How to Create Outreach Projects that Are Actually Meaningful
There’s a big difference between one-size-fits-all outreach projects that exist to check a box on a grant application and work that has a lasting impact. As more dance companies incorporate engagement efforts into their seasons, they’re finding that truly purposeful projects require careful consideration of the communities they serve.
Focus On Meeting Needs
Taking the time to research the community you’re working with is paramount to creating a meaningful partnership. Brooklyn-based Urban Bush Women starts all of their engagement endeavors with a planning meeting where they connect with members of the community. “The company is not positioned as experts, but as artists who are sharing a practice,” says co-artistic director Chanon Judson. “It’s an exchange of values.”
Courtesy Urban Bush Women
Worthwhile outreach projects should take into consideration the particular needs of the population. Oakland, California–based company Dimensions Dance Theater offered free studio space for dance instructors and their students while local schoolteachers were on strike earlier this year. And in response to Oakland’s high level of human trafficking, DDT offers educational workshops for youth about trafficking and programs for young women who are survivors.
While working in New Mexico state juvenile detention centers over the past 23 years through Keshet Dance Company’s M3 program, artistic director Shira Greenberg got feedback from students that they were struggling academically. Her response was to develop a movement-based curriculum focused on math, literacy, science and conflict resolution. Testing before and after each program shows an average 28-percent increase in student scores, and students who participate also demonstrate increased confidence and cooperation.
Edward Miller Photography, Courtesy Dimensions Dance Theater
Ask and Adapt
Flexibility is key, as no one setting will be like another. In New York City, Gibney offers movement workshops in domestic violence shelters and a violence prevention program for middle and high school students. “Shelters contain transitory populations, so the work we’re doing is designed to be flexible enough to accommodate an entirely different group every week,” says Kara Gilmour, Gibney’s senior director of community action, training and artist services.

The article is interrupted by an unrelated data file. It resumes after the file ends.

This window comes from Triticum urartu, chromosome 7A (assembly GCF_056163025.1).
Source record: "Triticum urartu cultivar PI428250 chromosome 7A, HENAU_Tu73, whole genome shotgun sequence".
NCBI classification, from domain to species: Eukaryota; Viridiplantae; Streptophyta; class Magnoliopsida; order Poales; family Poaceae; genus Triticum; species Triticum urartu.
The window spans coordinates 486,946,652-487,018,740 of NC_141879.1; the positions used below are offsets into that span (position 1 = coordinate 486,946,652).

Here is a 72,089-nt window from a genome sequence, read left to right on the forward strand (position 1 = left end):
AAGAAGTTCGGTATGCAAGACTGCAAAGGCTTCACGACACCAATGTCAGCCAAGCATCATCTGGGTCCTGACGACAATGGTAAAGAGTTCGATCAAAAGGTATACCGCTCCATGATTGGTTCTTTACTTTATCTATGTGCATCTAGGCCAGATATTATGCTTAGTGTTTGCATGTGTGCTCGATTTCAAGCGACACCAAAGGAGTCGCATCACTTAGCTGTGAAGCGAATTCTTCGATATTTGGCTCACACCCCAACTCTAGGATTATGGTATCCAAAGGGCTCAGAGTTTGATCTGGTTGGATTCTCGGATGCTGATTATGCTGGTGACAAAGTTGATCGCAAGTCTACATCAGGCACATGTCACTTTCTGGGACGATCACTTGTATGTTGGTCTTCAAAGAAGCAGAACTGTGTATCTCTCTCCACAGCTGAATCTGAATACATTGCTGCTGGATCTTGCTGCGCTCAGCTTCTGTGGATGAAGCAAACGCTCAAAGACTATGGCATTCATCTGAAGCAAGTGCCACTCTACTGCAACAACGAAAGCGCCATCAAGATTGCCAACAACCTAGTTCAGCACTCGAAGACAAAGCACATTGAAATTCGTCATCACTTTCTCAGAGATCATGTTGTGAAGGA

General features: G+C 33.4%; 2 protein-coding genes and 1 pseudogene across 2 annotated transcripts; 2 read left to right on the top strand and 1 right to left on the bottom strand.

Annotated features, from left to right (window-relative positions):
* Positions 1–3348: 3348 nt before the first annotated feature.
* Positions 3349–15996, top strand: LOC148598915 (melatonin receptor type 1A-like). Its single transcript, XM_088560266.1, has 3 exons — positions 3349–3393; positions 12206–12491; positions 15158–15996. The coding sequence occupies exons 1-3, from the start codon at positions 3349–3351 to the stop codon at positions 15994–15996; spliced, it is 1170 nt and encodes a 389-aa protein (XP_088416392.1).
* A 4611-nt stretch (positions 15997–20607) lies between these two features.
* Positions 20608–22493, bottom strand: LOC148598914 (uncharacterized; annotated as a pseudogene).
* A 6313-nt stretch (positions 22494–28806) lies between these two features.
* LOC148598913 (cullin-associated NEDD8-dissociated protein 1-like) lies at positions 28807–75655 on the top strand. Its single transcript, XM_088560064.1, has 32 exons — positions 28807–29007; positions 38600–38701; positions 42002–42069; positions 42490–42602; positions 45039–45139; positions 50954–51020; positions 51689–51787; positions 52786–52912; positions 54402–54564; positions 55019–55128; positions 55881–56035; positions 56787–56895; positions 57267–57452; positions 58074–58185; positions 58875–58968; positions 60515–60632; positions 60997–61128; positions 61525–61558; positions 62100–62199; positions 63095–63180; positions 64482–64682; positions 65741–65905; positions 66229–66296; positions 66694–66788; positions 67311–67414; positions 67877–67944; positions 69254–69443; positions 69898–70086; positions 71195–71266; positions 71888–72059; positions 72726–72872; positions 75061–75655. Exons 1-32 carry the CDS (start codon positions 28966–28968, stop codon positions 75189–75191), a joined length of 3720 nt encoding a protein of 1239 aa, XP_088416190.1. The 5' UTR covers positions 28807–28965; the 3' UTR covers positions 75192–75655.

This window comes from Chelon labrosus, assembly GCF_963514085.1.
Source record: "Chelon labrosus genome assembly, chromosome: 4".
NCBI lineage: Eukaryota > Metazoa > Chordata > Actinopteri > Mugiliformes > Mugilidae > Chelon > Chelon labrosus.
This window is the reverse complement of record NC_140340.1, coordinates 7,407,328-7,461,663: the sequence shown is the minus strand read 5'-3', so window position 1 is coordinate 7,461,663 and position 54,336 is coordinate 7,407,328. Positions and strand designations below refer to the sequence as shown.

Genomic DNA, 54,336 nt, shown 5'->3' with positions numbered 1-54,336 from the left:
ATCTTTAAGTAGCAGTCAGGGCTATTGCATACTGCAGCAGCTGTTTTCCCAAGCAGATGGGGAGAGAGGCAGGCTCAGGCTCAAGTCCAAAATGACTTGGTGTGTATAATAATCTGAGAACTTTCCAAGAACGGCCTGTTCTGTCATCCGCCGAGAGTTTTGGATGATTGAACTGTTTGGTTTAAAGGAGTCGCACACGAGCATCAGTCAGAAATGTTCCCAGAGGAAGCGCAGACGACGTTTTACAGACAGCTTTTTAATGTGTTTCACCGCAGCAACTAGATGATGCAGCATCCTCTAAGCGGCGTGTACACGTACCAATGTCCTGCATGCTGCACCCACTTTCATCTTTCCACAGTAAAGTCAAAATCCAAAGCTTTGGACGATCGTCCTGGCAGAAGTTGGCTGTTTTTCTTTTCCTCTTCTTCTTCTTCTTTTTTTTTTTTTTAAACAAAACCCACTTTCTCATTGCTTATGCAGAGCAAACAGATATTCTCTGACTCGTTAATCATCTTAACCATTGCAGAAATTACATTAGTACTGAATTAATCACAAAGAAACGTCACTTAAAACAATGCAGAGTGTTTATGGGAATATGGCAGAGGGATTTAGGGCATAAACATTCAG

Use Your Strengths
As an outsider, it’s important to work with other experts rather than trying to do it all. “We don’t try to be what we’re not. Our dancers have a deep somatic practice and that’s what we ask them to bring to the table,” says Gilmour.
During Gibney workshops at shelters, a social worker or trained staff member is always present. “They hold the space in a way that is safe for both the participants and the artists,” says Gilmour. “The artists can then share their expertise, which is the creative process, creating a sense of community, a sense of fun and building something together.” Depending on your setting, a school counselor, classroom teacher, law enforcement official or human resource manager can be the bridge between you and the population you’re working with. They can also assist with behavior management, help you navigate a new space or act as another demonstrator.
Scott Shaw, Courtesy Gibney
Appreciate the Power of Dance
By offering vulnerable populations the opportunity to make choices, work collaboratively and express themselves creatively, dance has the power to be transformative. “It’s a privilege to see people blossom once they are engaged,” says DDT’s administrative coordinator Latanya d. Tigner. “They learn their self-worth. Their confidence goes through the roof. It’s really a pleasure to watch.”